In recent years, there may have been a lack of academic rigour among students from higher tertiary institutions when it comes to both in-text and end-of-text citations, not because these institutions do not provide the necessary scaffolding and support for the students but rather, it’s often the students themselves who often expressed a detached and lacklustre interest in adhering to these rules. The question may be less of a discipline issue but more of the fact that these students do not necessarily have the basic understanding of the reasons and benefits of such academic practice and find such a demanding adherence to academic rigour mentally strenuous and technically tedious.
The purpose of such a practice is hence lost among the younger generations of students.
What then are the reasons that drive the implementation of academic citations? The reasons are many, and below are some of the more prominent ones:
i. Increases credibility of the writers’ research writings/reports
ii. Establishes the academic pillars of evidence that in turn supports the conclusion of the writers
iii. Ensure the continuity of these particular lines of research studies and findings
iv. Enable readers to continue the research if they wish to
v. Enable interested readers of the subject matter to further read up on the specified content and conclusions
It is therefore crucial for educators and lecturers of various higher-level institutions such as polytechnics and universities to inform their students up front and right at the outset of every module which requires academic citations what these reasons are. There would probably be incidents whereby students still express hesitancy or reluctance to adhere to these rules of citation despite being informed of the reasons and benefits. If this occurs, one will probably only attribute their inaction to either laziness or downright defiance. Nevertheless, as educators and lecturers, we should still develop the patience to treat each student as a positive potential contributor to society and encourage them in the best and most appropriate ways that we can. There are often numerous instances of students who produce very interesting reports and writings, with substantiated evidence that just wasn’t cited properly. For such instances, these students should be commended and praised for their research efforts and writings, but of course, their lack of academic citations would be penalized ( as their practice of loose attention on the technicalities of academic citations would no doubt dent their credibility of their writings).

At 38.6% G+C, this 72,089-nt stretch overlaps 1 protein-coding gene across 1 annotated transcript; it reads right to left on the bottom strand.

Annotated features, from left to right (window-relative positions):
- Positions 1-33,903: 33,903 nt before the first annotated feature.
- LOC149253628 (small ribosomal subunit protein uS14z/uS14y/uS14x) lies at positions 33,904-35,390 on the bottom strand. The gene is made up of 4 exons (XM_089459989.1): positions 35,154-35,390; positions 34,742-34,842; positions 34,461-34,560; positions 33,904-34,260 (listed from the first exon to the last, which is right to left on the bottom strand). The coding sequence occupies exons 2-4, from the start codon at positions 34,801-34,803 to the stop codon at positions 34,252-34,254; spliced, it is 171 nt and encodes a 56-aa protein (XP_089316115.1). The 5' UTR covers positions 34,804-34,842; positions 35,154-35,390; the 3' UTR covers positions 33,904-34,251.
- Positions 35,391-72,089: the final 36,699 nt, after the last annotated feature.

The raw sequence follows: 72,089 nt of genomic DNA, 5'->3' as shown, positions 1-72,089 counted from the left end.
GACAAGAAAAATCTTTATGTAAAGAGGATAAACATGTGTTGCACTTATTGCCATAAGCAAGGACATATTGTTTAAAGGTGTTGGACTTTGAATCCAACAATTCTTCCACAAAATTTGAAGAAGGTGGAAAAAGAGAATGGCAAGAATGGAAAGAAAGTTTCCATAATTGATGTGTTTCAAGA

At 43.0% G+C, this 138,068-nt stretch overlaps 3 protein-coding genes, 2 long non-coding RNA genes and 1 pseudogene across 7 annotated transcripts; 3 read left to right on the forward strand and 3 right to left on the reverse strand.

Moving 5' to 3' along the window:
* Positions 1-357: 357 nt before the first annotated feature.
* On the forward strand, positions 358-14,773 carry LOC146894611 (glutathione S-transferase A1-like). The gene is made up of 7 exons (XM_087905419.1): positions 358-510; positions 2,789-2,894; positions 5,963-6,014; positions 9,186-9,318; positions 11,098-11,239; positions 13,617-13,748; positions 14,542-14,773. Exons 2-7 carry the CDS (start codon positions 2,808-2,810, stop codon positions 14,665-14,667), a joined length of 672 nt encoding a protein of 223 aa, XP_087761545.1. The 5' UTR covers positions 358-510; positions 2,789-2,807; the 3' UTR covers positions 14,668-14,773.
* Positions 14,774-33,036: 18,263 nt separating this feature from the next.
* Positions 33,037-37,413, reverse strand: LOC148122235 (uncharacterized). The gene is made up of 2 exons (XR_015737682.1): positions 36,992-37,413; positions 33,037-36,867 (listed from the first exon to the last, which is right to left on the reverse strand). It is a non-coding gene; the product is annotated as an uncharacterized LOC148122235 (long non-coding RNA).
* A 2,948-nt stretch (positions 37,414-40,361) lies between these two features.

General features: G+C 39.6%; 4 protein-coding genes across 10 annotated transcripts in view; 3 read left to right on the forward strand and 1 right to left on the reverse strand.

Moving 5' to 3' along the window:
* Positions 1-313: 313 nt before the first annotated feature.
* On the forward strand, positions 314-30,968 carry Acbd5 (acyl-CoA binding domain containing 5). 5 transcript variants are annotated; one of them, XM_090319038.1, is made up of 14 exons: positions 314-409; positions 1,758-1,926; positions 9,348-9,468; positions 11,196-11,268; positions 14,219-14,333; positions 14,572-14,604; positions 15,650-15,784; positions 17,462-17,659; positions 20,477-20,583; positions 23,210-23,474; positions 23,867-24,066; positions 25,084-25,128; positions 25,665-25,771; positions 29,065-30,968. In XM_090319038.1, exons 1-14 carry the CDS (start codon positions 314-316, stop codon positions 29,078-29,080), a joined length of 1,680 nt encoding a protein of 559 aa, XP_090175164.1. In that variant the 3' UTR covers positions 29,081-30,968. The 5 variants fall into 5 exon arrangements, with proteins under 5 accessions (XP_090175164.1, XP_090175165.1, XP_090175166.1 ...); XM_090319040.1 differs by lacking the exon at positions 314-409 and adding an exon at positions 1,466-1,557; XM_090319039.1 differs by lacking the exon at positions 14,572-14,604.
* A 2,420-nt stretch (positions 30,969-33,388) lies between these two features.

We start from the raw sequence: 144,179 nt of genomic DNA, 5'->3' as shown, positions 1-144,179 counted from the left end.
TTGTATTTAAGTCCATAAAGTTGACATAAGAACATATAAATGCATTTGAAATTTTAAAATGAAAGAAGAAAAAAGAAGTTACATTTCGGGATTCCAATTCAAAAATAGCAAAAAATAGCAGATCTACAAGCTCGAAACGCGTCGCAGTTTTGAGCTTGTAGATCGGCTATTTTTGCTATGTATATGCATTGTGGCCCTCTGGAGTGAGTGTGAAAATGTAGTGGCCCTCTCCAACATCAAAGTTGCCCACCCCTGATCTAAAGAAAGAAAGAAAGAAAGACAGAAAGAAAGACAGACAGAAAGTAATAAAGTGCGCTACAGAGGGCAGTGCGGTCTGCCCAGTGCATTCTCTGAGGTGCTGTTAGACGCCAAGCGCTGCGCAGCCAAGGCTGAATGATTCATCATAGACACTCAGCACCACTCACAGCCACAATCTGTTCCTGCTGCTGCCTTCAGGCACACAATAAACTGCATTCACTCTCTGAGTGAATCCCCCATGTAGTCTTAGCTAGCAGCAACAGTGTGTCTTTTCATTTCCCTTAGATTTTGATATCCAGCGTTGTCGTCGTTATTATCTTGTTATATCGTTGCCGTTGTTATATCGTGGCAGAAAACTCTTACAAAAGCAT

It is saddening that the importance of academic citations has not received much acclaim or recognition from all academic learners to date. Much education would be needed to be given by educators from higher institutions to their students to educate them on the usefulness and benefits of keeping to the high standards of academic rigour.
After all, the educators are not only role models for their students, but their messengers as well.